Debbie Lesko's supporters say "a win's a win."
But in Lesko's case, a win could be another warning for Republicans nationwide: President Trump's coattails are awfully short.
According to the polls and insiders, Lesko's lead over Democrat Hiral Tipirneni, a first-time candidate, is in the mid-single-digits heading into Tuesday's election in Arizona's Eighth Congressional District.
The polling numbers are stunning. Arizona's Eighth, including the West Valley communities of Peoria, Surprise, Goodyear, and Glendale is a deep red district:
- Trump won it by 21 points in 2016 while taking Arizona by 3.5 points over Hillary Clinton.
- Former Sheriff and now U.S. Senate candidate Joe Arpaio carried the district by 5 points in 2016 while losing countywide by 13 points. The 8th is home to Arpaio's base, in the iconic Sun City and surrounding retirement communities.
- Republicans have a 21-point voting advantage over Democrats in mail-in ballots.
- The area has sent a Republican to Congress for the last 40 years.
- The last Democrat who won there - Bob Stump - switched to the Republican Party after about a year on the job.
- The last Republican who won there - Trent Franks - served eight terms before abandoning the seat late last year amid a sexual harassment scandal.
Republicans Pour Cash Into Race
Franks' resignation is the reason there's a special election Tuesday - and might be one reason Lesko has struggled.
Republicans' concern is obvious: They've spent more than $1 million to keep a seat that was held for years by strategically putting up candidate signs at key intersections.
House Speaker Paul Ryan and Majority Leader Kevin McCarthy have both held fund-raisers for Lesko, who's been out-raised by Tipirneni.
Trump pitched in with robocalls warning that "illegal immigrants will pour over your border" if Democrats win the House.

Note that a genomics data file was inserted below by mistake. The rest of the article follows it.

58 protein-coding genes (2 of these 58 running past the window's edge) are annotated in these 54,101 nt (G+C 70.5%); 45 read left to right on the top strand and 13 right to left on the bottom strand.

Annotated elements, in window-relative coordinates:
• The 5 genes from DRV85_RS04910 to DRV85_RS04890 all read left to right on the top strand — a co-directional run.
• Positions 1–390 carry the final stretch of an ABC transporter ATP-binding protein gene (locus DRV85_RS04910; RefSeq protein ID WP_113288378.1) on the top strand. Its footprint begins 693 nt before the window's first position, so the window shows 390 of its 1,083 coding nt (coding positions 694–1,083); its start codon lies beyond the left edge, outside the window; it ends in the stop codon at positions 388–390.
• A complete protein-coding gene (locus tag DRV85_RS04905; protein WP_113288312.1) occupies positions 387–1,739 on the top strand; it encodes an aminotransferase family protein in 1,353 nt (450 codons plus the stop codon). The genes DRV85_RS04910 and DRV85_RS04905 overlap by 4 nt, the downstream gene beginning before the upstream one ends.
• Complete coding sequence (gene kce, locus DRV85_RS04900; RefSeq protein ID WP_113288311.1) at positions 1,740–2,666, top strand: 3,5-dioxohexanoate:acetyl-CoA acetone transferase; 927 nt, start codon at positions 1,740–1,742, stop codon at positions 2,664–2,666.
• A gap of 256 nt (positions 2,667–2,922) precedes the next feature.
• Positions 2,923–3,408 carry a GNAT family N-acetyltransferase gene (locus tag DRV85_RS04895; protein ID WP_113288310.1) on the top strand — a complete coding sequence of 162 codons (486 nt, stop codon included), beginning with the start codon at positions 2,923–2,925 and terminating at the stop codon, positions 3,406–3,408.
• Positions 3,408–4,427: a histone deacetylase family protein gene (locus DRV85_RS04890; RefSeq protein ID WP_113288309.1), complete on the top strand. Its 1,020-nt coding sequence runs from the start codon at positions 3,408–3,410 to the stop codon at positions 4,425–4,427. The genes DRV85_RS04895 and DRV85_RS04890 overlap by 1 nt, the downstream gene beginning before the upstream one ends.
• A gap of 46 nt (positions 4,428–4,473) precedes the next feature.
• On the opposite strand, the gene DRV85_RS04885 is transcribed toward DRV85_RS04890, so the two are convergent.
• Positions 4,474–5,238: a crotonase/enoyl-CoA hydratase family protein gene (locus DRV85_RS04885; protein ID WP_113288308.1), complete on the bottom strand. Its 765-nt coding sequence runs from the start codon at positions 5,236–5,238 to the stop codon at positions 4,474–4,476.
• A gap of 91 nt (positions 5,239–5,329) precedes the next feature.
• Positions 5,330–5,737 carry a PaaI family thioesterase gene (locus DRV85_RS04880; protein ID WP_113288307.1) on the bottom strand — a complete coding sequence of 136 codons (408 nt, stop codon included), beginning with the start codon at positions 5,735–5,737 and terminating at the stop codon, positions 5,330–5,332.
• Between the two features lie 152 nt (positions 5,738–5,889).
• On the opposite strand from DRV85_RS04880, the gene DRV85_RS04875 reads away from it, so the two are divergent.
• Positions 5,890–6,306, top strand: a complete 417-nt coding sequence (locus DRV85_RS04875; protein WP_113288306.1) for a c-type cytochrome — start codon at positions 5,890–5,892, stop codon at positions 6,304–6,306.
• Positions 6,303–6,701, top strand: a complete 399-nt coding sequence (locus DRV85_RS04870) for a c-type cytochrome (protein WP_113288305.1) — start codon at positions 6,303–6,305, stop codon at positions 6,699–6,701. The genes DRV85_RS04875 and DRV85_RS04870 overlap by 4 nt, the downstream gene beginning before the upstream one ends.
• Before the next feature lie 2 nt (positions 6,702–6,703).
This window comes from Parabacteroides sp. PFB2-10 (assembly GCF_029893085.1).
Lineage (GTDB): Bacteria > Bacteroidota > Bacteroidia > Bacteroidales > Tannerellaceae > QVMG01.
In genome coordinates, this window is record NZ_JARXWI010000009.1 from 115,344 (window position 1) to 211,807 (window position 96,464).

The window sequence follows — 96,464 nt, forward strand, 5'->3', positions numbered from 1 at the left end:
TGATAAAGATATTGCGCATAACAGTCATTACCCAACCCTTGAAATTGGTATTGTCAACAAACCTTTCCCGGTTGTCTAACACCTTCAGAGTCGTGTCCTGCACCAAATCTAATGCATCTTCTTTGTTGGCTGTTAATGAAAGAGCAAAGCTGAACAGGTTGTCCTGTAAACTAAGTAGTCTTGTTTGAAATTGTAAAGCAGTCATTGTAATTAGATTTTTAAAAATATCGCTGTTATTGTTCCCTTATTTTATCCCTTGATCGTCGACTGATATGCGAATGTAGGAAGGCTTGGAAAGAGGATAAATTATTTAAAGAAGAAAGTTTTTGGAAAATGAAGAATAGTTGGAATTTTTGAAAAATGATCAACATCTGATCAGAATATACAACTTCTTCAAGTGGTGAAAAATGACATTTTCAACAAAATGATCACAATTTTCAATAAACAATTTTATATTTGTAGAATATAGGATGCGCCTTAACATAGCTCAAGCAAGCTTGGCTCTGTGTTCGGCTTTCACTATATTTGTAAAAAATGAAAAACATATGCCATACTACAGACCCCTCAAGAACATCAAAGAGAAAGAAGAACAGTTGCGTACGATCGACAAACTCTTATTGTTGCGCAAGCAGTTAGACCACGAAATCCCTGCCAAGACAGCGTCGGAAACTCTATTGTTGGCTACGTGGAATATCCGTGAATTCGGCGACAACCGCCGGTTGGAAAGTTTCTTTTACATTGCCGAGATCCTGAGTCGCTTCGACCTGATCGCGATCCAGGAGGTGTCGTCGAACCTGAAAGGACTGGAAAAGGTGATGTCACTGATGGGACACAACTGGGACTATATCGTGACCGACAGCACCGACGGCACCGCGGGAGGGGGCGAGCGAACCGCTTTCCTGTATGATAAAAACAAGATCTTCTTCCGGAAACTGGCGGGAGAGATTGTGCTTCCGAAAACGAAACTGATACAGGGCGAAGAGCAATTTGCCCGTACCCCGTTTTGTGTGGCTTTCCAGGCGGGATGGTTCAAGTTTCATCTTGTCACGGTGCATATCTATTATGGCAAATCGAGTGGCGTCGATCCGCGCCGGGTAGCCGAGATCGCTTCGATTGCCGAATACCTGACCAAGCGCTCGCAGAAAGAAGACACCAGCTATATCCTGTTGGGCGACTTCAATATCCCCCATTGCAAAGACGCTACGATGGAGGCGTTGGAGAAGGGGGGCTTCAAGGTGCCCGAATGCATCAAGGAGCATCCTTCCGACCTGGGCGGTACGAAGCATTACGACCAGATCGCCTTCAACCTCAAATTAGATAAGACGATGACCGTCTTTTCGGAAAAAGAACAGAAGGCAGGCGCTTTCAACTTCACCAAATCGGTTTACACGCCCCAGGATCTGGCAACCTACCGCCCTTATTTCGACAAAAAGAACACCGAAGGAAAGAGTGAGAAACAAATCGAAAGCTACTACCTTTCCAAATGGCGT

Lesko, however, has a large advantage in outside groups coming to her rescue. Democratic groups have largely stayed out of the race, a sign of little faith in Tipirneni's chances.
Focus on Traditional issues
The candidates separate themselves along familiar lines: Lesko, a longtime state legislator who represented part of CD8, is a pro-Trump, pro-tax cuts, border hardliner.
Tipirneni, a physician, has focused on health care and Social Security, key issues for a voting population whose average age is about 65.
The surprising issue has been Arizona's teacher rebellion - known by the hashtag #RedForEd - whose next phase is a statewide walkout planned for Thursday.
Republicans from the governor on down have been rattled by the movement, uncertain what it means for their own election prospects in November.
#RedForEd Makes Impact
Education and school funding in particular have emerged as top concerns for Arizona voters in recent years; Republican women in particular rate them highly. The Eighth District is home to several active teacher groups.
Democratic campaign insiders find it hard to believe the Arizona race will follow last month's Conor Lamb scenario: a Democrat flipping a Pennsylvania district that Trump won by 20 points.
Republicans there turned on Trump; GOP voters in Arizona might not be so persuadable.
Buy anything less than a 10-point win for Lesko would be seen a a victory for Democrats.
And there's another primary for the seat in just four months, at the end of August, with the election in November.
An estimated 75 percent of all ballots have already been cast by mail for Tuesday's vote.
Polls open at 6 a.m. Tuesday and close at 7 p.m.
First results will be released by about 8 p.m.